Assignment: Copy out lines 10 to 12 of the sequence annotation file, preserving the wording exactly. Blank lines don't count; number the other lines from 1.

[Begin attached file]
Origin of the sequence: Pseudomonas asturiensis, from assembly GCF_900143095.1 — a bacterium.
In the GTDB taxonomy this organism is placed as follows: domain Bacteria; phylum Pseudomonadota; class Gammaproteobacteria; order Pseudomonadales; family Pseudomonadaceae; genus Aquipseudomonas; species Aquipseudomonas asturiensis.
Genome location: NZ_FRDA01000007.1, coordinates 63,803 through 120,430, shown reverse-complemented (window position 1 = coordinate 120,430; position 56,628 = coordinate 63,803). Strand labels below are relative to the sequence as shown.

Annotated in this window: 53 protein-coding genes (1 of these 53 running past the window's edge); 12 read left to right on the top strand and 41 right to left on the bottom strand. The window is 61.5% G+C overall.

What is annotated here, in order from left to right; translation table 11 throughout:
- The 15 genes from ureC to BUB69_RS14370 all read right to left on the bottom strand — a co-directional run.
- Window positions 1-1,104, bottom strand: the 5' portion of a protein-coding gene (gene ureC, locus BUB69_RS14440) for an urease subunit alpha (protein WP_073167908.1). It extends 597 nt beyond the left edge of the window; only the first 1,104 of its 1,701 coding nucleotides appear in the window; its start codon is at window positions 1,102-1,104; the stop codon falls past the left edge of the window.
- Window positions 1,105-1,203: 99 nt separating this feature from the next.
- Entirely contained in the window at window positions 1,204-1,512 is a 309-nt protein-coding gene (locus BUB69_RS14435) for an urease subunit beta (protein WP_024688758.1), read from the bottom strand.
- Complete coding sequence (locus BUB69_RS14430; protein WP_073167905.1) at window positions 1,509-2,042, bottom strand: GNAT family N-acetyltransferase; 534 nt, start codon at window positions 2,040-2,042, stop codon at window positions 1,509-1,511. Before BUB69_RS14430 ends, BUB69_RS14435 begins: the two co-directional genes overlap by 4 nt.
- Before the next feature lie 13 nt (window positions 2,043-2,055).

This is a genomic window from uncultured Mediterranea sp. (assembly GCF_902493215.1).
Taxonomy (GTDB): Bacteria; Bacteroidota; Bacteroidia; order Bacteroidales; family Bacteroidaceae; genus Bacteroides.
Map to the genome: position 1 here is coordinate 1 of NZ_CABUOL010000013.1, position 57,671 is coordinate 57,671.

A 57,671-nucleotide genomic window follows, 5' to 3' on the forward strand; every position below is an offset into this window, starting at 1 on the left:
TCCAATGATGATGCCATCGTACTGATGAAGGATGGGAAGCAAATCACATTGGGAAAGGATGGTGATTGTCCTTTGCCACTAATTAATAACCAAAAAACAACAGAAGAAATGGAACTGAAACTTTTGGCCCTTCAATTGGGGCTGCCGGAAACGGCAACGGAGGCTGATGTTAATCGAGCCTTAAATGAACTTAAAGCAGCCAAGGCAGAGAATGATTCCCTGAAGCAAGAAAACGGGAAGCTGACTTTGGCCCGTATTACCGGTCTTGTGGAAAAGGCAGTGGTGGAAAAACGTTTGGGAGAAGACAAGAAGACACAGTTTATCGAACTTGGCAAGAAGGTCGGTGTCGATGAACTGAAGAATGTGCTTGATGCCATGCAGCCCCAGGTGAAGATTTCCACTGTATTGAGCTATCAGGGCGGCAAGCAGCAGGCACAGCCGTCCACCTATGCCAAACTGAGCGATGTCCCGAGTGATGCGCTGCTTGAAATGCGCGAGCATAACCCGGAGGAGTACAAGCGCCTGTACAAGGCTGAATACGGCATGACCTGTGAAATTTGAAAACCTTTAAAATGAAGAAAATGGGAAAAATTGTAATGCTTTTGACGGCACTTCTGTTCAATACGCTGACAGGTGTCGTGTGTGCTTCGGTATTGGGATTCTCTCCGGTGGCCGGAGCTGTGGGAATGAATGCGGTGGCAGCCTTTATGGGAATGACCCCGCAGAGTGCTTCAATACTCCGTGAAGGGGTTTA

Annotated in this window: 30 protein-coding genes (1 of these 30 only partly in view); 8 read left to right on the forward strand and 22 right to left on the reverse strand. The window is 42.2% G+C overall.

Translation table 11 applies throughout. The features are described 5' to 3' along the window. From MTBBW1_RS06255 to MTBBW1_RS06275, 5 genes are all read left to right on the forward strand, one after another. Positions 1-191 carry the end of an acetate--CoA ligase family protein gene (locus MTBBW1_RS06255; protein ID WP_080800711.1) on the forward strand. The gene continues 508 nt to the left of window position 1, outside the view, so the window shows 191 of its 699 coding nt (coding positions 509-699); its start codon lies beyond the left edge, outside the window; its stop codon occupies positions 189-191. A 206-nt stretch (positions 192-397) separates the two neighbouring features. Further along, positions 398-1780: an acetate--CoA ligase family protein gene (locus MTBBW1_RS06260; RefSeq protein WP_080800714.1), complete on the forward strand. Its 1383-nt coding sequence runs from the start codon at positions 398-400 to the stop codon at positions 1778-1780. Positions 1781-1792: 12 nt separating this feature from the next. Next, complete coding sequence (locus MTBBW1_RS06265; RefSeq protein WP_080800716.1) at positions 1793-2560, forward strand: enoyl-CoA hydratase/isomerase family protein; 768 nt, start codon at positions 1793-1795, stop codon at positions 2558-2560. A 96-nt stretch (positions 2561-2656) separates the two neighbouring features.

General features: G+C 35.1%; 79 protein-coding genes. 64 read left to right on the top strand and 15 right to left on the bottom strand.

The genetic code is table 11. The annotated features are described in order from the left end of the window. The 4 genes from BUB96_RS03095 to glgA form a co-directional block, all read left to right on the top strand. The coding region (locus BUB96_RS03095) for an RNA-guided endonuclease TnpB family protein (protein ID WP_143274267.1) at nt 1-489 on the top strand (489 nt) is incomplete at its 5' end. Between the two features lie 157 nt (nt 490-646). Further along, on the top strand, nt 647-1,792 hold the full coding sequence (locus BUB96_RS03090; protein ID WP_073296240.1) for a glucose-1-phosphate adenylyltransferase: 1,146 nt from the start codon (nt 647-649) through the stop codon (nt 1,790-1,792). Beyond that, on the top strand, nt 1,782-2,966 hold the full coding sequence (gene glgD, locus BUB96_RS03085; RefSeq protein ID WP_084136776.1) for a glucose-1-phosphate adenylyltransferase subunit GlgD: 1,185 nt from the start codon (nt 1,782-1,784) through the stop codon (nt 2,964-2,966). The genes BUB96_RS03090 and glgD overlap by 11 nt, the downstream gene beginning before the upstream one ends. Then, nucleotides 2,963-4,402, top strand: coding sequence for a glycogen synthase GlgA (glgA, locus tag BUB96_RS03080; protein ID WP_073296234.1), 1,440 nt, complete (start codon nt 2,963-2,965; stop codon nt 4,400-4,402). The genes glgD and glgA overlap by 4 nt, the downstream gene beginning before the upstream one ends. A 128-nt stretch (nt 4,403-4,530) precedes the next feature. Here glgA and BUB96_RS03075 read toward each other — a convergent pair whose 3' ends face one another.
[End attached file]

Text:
- Complete coding sequence (locus BUB69_RS14430; protein WP_073167905.1) at window positions 1,509-2,042, bottom strand: GNAT family N-acetyltransferase; 534 nt, start codon at window positions 2,040-2,042, stop codon at window positions 1,509-1,511. Before BUB69_RS14430 ends, BUB69_RS14435 begins: the two co-directional genes overlap by 4 nt.
- Before the next feature lie 13 nt (window positions 2,043-2,055).

This is a genomic window from uncultured Mediterranea sp. (assembly GCF_902493215.1).